Approach – Background, context, and theory introduce the concept of a continuum between CSI and CSR, which is illustrated in a progression of graphic figures.
Findings – Focus on the affirmation of CSR has distracted attention and resources from a more addressable concern: identification and denunciation of antisocial business behavior. Focusing instead on the opposite, defined here as CSI, avoids much of the ambiguity of CSR and presents a clarifying continuum between the two.
Originality – Using engaging logic, uncommon connections are made between such erstwhile polar-opposites as Friedman and Carroll to reveal broad agreement that CSI is destructive and can be universally opposed.
Implications – While promotion of CSR remains contentious, a broader range of business and thought leaders can find common ground by focusing on the CSI side of the continuum and uniting against it. Practitioners, academicians, and activists alike can agree that social benefits are greater from focusing on reduction of CSI rather than on promotion of CSR.
States the steps of due process that employers must adhere to when the discipline system is invoked. Discusses the idea of “just cause” and covers Carroll R. Daughty’s codification of seven “tests applicable for learning whether employee had just and proper cause for disciplining an employee”. Distinguishes between the progressive discipline system and the affirmative discipline system covering equality of treatment in particular. Concludes that a bad or misunderstood system is worse than no system at all and urges companies to make sure the policy they meets their requirements.
Considering a macro view of business and higher education interactions, this chapter explores key facets for business interest in other organizations (e.g., other…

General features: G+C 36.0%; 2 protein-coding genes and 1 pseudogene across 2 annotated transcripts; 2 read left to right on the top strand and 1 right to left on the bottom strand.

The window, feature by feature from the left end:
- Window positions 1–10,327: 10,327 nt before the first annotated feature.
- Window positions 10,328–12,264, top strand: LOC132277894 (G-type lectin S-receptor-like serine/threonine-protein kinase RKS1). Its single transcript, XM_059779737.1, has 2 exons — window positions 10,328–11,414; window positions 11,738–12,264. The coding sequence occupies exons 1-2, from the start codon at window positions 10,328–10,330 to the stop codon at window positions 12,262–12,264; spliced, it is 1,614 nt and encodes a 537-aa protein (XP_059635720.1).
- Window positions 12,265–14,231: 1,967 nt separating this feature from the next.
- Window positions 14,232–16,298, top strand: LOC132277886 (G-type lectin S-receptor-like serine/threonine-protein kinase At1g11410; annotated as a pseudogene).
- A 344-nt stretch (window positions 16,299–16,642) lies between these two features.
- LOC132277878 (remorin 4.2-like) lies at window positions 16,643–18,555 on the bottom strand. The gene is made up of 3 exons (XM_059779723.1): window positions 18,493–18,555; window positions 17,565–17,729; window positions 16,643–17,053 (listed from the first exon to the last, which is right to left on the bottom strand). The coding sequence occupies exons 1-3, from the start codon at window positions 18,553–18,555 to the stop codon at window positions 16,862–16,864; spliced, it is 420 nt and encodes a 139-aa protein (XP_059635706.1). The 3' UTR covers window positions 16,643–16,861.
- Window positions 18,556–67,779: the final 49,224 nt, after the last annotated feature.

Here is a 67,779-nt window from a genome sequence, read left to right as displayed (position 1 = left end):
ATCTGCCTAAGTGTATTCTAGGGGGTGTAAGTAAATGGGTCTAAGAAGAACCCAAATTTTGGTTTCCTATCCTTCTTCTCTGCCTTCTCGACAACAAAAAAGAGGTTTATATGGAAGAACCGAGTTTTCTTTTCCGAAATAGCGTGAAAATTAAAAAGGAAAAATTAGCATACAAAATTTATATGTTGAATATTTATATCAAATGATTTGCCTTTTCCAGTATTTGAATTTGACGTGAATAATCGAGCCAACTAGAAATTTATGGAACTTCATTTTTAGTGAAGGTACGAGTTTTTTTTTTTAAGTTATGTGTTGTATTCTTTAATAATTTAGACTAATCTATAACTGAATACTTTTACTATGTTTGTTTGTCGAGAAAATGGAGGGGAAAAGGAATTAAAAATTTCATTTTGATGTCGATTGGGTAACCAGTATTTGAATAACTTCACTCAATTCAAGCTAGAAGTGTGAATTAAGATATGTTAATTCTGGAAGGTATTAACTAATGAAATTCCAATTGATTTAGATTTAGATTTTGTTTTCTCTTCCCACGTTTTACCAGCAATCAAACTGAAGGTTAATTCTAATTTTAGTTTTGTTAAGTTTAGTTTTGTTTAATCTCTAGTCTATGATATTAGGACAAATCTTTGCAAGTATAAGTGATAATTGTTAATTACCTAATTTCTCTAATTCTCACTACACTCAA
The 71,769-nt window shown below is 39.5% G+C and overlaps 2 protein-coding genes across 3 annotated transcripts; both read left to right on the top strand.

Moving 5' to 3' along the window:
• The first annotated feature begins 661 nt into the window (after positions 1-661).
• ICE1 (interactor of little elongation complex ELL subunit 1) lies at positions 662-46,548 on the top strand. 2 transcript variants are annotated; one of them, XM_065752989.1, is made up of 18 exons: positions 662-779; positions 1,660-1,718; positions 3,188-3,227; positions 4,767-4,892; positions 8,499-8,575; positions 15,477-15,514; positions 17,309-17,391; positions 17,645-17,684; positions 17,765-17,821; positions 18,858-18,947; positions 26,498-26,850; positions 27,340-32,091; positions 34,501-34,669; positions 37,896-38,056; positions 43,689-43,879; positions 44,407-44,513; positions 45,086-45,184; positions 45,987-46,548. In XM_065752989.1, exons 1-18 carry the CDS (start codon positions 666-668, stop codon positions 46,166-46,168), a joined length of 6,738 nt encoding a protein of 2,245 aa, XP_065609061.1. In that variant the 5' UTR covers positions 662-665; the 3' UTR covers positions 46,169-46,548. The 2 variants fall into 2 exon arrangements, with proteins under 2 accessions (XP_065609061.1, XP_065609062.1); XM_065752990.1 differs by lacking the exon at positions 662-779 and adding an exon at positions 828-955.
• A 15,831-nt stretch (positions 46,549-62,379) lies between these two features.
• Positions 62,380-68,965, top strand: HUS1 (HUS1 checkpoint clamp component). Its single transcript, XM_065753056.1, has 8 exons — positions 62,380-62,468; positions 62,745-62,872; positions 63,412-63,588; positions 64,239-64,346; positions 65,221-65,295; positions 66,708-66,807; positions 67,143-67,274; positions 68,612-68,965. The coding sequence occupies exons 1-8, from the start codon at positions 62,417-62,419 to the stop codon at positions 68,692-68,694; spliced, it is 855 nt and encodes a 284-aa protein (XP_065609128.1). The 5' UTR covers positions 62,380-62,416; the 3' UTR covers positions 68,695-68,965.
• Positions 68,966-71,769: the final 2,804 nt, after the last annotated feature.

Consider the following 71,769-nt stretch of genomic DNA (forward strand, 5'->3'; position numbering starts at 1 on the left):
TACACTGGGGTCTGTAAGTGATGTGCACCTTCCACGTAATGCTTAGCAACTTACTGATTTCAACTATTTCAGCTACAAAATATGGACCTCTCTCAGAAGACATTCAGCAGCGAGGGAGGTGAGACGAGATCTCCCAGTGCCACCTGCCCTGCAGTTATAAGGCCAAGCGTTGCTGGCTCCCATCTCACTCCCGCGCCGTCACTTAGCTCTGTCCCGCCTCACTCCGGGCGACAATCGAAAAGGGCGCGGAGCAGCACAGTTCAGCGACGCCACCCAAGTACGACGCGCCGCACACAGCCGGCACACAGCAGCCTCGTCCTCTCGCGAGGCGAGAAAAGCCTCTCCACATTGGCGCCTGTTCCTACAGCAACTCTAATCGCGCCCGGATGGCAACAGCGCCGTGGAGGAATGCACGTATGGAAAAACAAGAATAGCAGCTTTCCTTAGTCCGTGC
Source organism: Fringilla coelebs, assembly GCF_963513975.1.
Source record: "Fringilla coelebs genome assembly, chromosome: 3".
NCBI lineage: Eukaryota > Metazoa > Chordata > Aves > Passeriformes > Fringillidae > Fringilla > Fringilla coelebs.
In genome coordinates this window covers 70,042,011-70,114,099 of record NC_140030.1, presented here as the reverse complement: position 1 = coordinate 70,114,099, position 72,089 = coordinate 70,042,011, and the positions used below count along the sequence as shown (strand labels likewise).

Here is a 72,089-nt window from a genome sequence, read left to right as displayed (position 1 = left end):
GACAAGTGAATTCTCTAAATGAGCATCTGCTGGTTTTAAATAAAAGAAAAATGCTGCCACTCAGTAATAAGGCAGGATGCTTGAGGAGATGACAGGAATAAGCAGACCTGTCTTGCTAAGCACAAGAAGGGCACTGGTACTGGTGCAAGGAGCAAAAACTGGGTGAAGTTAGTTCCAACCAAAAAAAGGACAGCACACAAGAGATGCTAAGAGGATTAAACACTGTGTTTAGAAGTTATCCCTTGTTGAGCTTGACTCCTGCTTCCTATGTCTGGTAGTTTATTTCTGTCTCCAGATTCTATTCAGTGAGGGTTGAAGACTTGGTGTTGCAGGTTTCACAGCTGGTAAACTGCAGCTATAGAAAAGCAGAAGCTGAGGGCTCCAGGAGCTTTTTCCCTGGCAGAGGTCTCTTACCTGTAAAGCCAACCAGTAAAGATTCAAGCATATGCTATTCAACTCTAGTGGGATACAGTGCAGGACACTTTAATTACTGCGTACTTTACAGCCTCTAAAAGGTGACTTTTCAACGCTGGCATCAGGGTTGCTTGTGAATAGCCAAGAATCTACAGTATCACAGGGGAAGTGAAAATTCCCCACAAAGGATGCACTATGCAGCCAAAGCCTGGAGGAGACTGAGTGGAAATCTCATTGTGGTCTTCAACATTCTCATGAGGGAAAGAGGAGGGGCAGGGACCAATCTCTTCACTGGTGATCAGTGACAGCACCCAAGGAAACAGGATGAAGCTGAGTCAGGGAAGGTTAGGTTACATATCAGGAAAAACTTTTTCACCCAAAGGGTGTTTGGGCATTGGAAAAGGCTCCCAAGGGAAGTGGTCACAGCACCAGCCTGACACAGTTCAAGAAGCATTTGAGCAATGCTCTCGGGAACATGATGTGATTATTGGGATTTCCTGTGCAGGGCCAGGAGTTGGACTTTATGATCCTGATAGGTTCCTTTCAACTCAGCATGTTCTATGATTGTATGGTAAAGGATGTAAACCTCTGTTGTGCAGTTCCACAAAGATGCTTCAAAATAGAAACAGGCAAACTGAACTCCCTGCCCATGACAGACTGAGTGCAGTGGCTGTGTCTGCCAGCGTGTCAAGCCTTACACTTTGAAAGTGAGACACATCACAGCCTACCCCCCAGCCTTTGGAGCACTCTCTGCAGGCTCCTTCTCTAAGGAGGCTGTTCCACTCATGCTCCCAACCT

Considering a macro view of business and higher education interactions, this chapter explores key facets for business interest in other organizations (e.g., other businesses and their social agendas, nonprofits, and higher education) and a trend toward the creation of signature programs, which allow most companies to focus efforts by highlighting Carroll's (1991) Pyramid of Corporate Social Responsibility and Jacoby's (1973) Three Models of Behavior of the Business Enterprise. This chapter also addresses ethical opportunities and problems.
Why and in what direction do organizations change?1 Early responses to these questions generally fell into two camps. Adaptationist scholars proposed theories based on the…
Why and in what direction do organizations change?1 Early responses to these questions generally fell into two camps. Adaptationist scholars proposed theories based on the assumption that organizations have wide latitude to change their structure, strategy, and scope. In the adaptationist view, organizations are able to change in the direction dictated by their environment or by the choices of organizational decision makers, whether in the pursuit of rational action (e.g., Lawrence & Lorsch, 1967; Williamson, 1985) or blind action (Weick, 1979). In its extreme form, the adaptationist view implied that firms can and do adapt nearly frictionlessly, suggesting that if there is a performance penalty associated with inappropriate organization, misaligned firms will change so as to reduce or eliminate this misalignment. Alternatively, selection-based theories, notably structural inertia theory within organizational ecology, contended that inertial forces tend to stymie attempts at organizational change (Hannan & Freeman, 1984). In its extreme form, the selectionist view implied that firms can rarely change successfully; instead, if there is a performance penalty associated with misalignment, misaligned firms will be “selected out” of the population.